Some factors may increase a person’s risk of developing an eating disorder. According to Guarda, there is typically a “biological component” to the condition; if you have a relative who’s struggled with an eating disorder, you are more likely to develop one than someone who has no family history.
There are also common comorbid mental health conditions that frequently occur alongside the eating disorder. “It’s very rare that you’re struggling with an eating disorder or disordered eating and there’s not some other mental health issue present,” Mysko says. People with orthorexia often have anxiety and sometimes have obsessive compulsive disorder. “There is a fear of what is ‘unhealthy,’ but with an undercurrent of thinness and an obsession with fitness,” she says. “There may be a fear of weight gain, but what they verbalize is a fear of feeling like they’re not being ‘healthy.’ ”
According to the National Association of Anorexia Nervosa and Associated Disorders (ANAD), at least 30 million people suffer from an eating disorder in the United States. But this does not account for all the men and women who are dealing with disordered eating symptoms, Mysko says. She believes the problem is downplayed. “We often hear that eating disorders affect a small number of people compared to obesity,” she says. “But we have a real cultural problem on our hands. We need to talk about how many people are struggling, across all sizes, genders, races and socioeconomic classes.”
The problem with disordered eating — often a precursor to eating disorders, where behaviors start to become more rigid or compulsive — is that it’s often not caught and treated early. “Eating disorders are very complex illnesses,” Mysko says. “There are so many people with disordered eating who could be treated as outpatients, but to diagnose and treat [them], the person has to meet certain criteria. Sometimes, clinicians can’t recognize it — and it’s so validated in our culture.”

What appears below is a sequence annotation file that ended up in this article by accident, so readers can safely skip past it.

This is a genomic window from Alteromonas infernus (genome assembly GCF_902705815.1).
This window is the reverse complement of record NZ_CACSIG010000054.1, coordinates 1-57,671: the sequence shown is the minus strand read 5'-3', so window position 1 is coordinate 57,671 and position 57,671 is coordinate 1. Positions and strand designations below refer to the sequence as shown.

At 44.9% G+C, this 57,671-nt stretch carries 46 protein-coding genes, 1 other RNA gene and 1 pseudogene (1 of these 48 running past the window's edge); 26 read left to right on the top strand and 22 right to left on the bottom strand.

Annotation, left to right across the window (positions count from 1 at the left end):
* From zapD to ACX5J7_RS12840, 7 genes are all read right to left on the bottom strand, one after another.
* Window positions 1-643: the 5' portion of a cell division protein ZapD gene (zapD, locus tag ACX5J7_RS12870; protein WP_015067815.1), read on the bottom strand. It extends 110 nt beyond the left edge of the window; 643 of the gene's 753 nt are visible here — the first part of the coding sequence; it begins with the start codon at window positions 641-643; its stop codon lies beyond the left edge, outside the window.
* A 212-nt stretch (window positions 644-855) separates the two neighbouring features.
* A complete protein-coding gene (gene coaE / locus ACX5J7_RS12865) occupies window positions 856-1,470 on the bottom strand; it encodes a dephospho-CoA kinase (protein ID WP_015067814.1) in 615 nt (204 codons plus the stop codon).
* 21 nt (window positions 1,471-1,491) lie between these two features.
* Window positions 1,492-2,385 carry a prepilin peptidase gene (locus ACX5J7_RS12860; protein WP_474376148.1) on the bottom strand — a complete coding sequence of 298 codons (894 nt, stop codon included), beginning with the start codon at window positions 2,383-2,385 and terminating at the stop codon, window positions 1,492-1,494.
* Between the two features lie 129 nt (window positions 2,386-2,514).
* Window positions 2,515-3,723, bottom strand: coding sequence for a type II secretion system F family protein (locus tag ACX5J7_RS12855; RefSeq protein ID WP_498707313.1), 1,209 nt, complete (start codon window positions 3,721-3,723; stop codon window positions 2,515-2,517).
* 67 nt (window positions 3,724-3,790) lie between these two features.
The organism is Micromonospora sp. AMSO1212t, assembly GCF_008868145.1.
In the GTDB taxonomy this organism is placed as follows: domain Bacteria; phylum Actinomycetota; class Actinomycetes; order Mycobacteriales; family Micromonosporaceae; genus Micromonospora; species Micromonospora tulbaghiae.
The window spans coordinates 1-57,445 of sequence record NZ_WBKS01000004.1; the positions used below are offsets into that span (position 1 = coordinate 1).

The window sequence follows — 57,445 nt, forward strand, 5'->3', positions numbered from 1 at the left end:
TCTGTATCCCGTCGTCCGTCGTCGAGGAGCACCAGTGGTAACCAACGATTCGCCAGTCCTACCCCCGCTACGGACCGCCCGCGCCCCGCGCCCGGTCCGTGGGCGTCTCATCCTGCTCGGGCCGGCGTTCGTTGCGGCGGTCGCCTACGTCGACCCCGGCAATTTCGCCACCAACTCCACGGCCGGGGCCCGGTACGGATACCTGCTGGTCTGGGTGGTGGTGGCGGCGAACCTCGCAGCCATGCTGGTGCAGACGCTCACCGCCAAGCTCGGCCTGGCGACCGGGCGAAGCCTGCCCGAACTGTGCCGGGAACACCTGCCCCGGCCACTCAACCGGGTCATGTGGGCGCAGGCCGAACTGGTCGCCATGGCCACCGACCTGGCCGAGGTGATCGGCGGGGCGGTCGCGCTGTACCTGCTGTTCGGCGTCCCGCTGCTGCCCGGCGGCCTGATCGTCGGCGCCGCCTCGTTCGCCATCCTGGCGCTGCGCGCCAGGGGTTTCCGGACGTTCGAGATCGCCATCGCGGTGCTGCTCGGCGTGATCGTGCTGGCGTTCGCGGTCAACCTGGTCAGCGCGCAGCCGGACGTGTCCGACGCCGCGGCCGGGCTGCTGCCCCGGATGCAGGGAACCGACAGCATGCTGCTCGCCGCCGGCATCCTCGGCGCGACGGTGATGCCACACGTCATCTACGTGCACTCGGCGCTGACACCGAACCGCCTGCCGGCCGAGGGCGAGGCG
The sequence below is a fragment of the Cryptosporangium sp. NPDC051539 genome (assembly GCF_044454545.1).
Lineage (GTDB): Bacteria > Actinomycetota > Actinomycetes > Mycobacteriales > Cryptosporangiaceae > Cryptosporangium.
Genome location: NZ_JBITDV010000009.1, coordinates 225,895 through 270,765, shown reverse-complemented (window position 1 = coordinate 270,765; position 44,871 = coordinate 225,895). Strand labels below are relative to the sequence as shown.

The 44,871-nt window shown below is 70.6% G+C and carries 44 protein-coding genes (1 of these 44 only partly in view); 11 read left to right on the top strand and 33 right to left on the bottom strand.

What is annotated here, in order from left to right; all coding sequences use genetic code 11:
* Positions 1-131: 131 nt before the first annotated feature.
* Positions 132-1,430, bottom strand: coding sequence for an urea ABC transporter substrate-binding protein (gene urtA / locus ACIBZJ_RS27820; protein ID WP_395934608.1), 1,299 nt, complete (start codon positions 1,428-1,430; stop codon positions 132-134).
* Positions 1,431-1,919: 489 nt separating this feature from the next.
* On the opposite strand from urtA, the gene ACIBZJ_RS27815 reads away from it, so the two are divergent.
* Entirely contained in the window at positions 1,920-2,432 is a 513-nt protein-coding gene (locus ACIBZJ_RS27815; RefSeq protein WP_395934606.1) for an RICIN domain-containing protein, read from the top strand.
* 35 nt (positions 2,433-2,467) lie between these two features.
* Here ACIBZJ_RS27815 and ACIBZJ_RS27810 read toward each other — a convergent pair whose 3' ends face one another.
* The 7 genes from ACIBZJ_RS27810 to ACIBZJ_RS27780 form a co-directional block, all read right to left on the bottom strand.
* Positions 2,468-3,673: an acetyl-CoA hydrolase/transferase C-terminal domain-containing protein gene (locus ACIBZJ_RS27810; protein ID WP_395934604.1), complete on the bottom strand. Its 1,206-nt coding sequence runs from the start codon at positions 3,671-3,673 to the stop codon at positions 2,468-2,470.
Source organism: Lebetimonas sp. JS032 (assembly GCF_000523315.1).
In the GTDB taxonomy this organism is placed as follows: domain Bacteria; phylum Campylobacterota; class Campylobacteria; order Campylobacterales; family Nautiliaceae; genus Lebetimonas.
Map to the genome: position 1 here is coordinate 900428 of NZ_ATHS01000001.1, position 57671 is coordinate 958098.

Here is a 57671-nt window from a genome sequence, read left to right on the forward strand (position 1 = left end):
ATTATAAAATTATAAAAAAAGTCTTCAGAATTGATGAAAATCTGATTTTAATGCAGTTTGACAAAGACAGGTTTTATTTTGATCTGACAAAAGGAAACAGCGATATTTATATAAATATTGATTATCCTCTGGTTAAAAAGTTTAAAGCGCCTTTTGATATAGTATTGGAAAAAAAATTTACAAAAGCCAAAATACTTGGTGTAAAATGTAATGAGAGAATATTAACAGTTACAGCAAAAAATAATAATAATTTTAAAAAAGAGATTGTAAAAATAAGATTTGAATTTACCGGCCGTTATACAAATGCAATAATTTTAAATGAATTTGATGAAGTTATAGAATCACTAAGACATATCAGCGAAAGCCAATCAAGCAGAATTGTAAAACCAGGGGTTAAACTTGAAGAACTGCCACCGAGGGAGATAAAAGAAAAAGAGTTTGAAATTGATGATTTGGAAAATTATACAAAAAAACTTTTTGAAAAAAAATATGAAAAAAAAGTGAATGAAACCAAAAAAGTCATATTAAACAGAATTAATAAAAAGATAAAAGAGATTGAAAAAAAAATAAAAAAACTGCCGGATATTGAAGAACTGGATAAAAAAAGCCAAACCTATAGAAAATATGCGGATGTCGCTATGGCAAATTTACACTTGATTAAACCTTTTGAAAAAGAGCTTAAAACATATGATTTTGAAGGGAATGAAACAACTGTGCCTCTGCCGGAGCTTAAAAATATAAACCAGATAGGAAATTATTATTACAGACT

After all, our culture reinforces that there are “good” foods and “bad.” Good diets and bad. Good behaviors and bad. “We are inundated with messages,” Merwin says. “These categorical terms are unhelpful and insert morality into eating. For individuals with orthorexia, trying to follow ever-expansive rules of what is healthy — or good for them — is debilitating.”
Take the “clean eating” aspect of orthorexia — especially avoiding contamination in the food chain. The best way to actually avoid contamination and be as healthy as possible, Guarda says, is to diversify your diet and the number of food groups you draw from. “But we’ll actually get patients who have high mercury levels because they’re eating a can of tuna every day” (because tuna is high in protein, low in calories).
Turning things around
So what does it mean to be healthy? “The key is moderation,” Guarda says. “It is portion control, regular meals and a variety of foods.” It is not restrictive diets. “If you look at people who maintain weight,” Guarda says, “they do so eating a range of foods, including whole grains, as well as moving a lot.”
There are just two criteria for diagnosing an eating disorder: distress and impaired function. If you or someone you know feels anxiety around food or eating, or starts to miss out on life because of their eating habits, it’s time to seek help. “Once a person starts to isolate from social events, like refusing to go to a birthday party because they feel they can’t eat what’s offered, or not wanting to eat with friends at restaurants, they’ve reached an extreme,” Merwin says.
If you notice a friend who is eliminating many foods from their diet or exhibiting rigid behaviors around health and wellness, try suggesting they seek guidance from a registered dietitian or clinician, rather than telling them what to do, Hamilton says: “You can say, ‘You might be eliminating something you need.’ ”
If you believe that food has become a fixation for you and is affecting your day-to-day functioning, NEDA has a broad network of resources, including a screening tool and helpline, Mysko says. “On a personal level, talk to someone you trust about it. Find a professional who specializes in EDs,” she says. EDreferral.com can also help you locate physicians and mental health professionals in your state that treat eating disorders.
Beyond that, beware of what you see on your social media feeds. “There are a lot of influencers in the health and fitness realm; some are trained, many are not. It’s kind of like the ‘Wild, Wild West’ out there,” Mysko says. “So, there’s a whole conversation we need to start having about being able to recognize that what you’re perceiving as health and wellness may actually be disordered.”
Jenna Birch is a health journalist based in Michigan. You can find her @jennabirch.